Over the years my palate has grown a little heartier, I do love chipotle peppers, I still find them too hot but love the flavor. And I have developed a fondness for blackened things :) I recall watching chefs take chicken,or shrimp and rub it with something mysterious and sear it in hot hot pans, preferably cast iron, until smoke filled the air and you could smell the spices. I found it intriguing but at the time I did not favor such flavors and carried on.
Since I have toughened up and have realized how dreadfully easy it is to blacken things, it has become one of my go to "fast-food" meals.
Last nights dinner...Blackened Tilapia, 5 grain rice, mashed rutabaga, and, as usual, Tabbouleh salad.
Theres two things I want to talk about in regards to that dinner.. Well three, it was delicious, first of all.
But for real...don't get fooled by Tilapia..It was once nothing and is now the most farmed fish in the United States. In the food business they call it "Aquatic chicken" because because it breeds easily and tastes bland, tilapia is the perfect factory fish; it happily eats pellets made largely of corn and soy and gains weight rapidly, easily converting a diet that resembles cheap chicken feed into low-cost seafood.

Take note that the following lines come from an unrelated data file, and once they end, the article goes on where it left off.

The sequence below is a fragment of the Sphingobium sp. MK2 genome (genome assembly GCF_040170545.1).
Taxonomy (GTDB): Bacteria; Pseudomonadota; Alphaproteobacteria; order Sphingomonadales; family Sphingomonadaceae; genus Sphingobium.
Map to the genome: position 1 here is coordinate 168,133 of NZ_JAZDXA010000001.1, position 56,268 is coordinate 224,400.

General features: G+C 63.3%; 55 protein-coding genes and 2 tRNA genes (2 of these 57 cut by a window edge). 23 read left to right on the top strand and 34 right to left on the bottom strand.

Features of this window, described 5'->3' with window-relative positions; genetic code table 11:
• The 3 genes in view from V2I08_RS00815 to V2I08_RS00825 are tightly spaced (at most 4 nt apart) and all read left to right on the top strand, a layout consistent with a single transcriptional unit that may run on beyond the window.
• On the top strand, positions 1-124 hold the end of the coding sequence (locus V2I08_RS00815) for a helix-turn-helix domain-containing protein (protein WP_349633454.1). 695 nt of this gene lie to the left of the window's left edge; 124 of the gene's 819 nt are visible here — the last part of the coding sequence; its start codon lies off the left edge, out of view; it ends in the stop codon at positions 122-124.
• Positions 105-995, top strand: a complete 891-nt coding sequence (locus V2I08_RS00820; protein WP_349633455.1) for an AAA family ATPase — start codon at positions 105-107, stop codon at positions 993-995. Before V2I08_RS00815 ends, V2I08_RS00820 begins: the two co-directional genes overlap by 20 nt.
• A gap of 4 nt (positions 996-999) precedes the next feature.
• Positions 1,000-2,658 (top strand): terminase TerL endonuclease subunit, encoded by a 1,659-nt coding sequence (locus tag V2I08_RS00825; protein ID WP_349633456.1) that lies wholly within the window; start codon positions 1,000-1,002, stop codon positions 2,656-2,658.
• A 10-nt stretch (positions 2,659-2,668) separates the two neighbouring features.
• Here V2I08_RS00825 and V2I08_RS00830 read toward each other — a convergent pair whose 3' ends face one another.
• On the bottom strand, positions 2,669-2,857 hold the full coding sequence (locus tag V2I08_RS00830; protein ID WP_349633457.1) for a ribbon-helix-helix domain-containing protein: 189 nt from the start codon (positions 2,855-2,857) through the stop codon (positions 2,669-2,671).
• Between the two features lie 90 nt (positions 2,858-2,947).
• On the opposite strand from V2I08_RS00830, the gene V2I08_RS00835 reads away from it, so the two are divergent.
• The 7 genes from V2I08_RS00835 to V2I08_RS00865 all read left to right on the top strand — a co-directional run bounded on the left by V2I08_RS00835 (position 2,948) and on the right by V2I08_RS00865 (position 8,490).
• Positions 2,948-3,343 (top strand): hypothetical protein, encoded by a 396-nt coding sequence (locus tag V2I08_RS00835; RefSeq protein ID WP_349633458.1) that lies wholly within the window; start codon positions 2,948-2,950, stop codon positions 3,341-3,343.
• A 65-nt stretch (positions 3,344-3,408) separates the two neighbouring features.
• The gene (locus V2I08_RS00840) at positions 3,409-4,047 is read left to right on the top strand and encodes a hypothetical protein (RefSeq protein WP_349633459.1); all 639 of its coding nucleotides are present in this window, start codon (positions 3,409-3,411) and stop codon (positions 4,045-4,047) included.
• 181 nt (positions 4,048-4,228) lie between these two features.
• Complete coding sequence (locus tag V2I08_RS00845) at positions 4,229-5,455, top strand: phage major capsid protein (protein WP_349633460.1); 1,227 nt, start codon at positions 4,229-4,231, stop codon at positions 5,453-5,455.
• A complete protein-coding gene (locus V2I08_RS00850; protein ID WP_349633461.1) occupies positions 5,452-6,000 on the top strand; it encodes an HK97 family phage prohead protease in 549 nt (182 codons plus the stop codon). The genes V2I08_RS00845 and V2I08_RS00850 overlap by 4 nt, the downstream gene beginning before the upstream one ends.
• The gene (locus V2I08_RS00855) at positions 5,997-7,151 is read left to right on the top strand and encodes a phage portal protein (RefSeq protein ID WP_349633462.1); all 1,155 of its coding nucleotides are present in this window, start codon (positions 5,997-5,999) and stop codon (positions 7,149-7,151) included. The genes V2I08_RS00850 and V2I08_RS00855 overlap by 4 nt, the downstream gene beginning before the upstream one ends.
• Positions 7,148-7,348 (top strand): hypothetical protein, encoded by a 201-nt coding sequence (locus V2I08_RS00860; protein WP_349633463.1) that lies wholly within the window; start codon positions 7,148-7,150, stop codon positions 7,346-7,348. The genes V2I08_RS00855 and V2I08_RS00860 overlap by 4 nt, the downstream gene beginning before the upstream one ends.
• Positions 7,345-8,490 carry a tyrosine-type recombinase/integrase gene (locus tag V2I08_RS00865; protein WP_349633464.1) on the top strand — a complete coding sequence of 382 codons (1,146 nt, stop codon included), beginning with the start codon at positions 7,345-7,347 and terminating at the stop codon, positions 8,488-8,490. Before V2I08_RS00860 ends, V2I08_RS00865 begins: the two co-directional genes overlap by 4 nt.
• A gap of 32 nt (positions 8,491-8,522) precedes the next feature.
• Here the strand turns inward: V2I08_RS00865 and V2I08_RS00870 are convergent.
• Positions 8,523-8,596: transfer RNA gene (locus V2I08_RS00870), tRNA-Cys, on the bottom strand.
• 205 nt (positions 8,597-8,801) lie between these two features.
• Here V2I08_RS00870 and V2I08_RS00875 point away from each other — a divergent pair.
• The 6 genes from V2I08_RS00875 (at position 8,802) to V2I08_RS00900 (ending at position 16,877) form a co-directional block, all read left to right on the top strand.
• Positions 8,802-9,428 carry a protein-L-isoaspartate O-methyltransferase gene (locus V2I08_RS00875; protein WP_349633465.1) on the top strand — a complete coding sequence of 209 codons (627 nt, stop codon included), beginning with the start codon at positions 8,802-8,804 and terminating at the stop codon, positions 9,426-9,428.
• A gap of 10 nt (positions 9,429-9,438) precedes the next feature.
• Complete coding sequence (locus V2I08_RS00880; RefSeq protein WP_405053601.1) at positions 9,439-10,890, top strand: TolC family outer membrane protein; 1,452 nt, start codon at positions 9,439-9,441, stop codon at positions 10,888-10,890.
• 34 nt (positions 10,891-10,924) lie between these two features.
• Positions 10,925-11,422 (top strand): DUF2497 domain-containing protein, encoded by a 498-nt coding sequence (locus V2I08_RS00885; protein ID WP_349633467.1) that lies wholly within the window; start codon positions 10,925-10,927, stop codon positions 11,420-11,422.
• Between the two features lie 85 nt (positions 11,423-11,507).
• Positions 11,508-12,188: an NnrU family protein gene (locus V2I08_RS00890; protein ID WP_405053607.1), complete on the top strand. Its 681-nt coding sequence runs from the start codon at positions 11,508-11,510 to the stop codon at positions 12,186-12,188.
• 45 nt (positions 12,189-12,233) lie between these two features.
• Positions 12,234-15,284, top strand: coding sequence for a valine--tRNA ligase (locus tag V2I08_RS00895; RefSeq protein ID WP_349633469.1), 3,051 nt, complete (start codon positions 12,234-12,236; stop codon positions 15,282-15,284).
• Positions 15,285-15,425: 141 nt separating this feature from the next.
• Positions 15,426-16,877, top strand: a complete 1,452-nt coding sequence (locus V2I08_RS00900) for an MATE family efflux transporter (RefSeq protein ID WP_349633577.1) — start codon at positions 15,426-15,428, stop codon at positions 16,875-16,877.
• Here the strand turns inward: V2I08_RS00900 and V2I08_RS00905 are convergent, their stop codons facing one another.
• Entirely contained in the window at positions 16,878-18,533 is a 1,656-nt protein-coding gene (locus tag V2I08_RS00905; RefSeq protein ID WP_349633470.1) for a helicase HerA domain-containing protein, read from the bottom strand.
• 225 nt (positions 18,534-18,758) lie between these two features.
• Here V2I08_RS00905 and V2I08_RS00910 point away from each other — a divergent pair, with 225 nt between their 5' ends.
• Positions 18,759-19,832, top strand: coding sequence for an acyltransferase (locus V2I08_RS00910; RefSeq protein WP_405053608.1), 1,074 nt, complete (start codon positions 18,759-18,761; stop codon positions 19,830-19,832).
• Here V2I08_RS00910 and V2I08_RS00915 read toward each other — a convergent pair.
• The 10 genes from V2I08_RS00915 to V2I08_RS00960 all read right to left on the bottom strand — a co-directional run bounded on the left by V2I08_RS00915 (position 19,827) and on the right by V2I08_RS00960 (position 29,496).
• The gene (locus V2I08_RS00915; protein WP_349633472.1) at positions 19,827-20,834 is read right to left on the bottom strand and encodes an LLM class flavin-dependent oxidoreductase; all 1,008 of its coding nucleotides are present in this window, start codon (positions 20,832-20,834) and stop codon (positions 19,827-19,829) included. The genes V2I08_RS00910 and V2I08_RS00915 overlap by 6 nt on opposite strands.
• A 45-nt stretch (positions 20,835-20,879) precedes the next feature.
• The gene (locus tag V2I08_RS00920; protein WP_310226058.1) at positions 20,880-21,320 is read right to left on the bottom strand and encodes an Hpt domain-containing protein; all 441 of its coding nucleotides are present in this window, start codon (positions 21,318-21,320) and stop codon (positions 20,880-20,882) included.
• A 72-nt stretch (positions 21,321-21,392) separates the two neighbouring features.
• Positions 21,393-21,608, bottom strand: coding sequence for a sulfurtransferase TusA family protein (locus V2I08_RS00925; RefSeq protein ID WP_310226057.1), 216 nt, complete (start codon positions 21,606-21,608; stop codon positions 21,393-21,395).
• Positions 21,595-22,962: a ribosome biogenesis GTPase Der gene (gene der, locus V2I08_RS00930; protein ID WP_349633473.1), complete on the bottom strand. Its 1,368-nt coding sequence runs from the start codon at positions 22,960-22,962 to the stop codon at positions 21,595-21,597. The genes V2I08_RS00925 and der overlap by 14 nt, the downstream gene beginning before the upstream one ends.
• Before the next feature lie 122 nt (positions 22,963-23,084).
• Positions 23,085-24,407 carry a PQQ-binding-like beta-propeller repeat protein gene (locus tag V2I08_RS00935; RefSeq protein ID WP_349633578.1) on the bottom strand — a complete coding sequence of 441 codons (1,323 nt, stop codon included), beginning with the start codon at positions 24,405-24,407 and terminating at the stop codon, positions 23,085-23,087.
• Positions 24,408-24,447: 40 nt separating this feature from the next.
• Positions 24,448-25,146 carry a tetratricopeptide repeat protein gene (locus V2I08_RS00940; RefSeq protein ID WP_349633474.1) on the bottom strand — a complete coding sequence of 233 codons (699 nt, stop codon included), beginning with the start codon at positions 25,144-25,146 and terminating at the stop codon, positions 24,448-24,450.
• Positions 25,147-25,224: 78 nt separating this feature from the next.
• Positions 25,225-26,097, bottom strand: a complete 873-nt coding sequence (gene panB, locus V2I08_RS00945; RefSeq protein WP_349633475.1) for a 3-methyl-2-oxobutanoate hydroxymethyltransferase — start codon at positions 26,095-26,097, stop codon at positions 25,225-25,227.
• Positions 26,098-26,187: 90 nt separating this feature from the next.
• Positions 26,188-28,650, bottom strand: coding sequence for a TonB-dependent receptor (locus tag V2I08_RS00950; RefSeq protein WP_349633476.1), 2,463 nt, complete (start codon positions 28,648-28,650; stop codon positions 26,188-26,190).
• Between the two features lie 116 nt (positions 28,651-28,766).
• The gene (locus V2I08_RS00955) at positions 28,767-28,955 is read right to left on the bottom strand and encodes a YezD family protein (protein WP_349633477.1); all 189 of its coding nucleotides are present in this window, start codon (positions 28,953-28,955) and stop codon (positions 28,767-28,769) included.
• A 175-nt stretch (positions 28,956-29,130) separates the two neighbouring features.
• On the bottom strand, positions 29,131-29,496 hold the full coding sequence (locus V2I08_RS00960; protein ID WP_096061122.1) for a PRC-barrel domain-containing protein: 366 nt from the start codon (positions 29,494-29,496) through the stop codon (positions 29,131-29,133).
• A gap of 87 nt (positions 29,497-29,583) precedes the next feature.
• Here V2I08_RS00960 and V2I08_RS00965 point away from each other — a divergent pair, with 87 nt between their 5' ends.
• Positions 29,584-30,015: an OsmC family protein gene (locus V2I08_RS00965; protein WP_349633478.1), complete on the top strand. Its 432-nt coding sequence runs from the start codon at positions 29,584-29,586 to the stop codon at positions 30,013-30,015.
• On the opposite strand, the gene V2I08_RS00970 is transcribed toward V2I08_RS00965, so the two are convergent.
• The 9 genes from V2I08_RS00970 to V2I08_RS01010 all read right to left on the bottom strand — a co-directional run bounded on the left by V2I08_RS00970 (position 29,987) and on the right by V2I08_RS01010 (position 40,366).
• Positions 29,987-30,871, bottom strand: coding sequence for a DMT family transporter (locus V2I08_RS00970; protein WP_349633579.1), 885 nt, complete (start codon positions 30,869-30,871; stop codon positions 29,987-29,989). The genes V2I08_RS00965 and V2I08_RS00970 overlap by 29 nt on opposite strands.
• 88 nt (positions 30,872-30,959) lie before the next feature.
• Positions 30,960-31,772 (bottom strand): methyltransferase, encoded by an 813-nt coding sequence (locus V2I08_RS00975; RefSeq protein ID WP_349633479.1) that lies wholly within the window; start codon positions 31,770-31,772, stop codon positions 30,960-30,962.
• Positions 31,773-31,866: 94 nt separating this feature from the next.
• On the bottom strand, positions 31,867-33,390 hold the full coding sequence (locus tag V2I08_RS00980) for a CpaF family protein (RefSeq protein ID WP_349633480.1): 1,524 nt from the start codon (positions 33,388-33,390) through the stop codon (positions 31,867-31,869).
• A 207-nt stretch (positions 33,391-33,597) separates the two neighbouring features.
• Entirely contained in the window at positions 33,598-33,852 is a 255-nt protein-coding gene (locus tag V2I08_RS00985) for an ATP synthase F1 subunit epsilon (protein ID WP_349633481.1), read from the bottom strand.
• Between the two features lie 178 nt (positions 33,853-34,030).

Thats all well and good but the trick comes in nutritionally..Although it is a good source of protein without the saturated fat of red meat,unlike most other fish, tilapia contains relatively little of the fish oils that are supposed to be oh so beneficial, the Omega 3's
But whatever, its still not an evil choice :)
Heres the other point I am compelled to share..as romantic a notion it is to think of old cajuns pull in off the river after a day of alligator hunting and whipping up a big pot of jambalaya and blackened gator...I am sorry to report thats all it is, a romantic notion.
The blackening process was invented and perfected by Chef Paul Prudhomme, at K-Paul's in New Orleans. Though Chef Prudhomme is all about Louisiana , he actually introduced blackening less than 30 years ago. It quickly caught on, and became pretty darn trendy. Apparently Chef Paul first blackened a Redfish, as the legend goes.
So lets blacken the sucker!
here's a recipe that you can start with:
2 tsp. kosher salt;
1 tsp. freshly ground black pepper;
1 ½ tsp. cayenne;
1 tbsp. paprika;
½ tsp. thyme;
½ tsp. oregano
1 tsp. garlic powder
1 tsp. onion powder
1 tsp. white sugar
Mix it all together..coat your fish, chicken, shrimp, whatever, generously with the mix
Now this is a base, you adjust it as you like, make it hotter, or dont..experiment with the balance, make it your own.
Melt butter in a cast iron pan
Add your coated food
fry on both sides until done.
Told you it was easy...now if you'll excuse me, its almost the close of alligator season...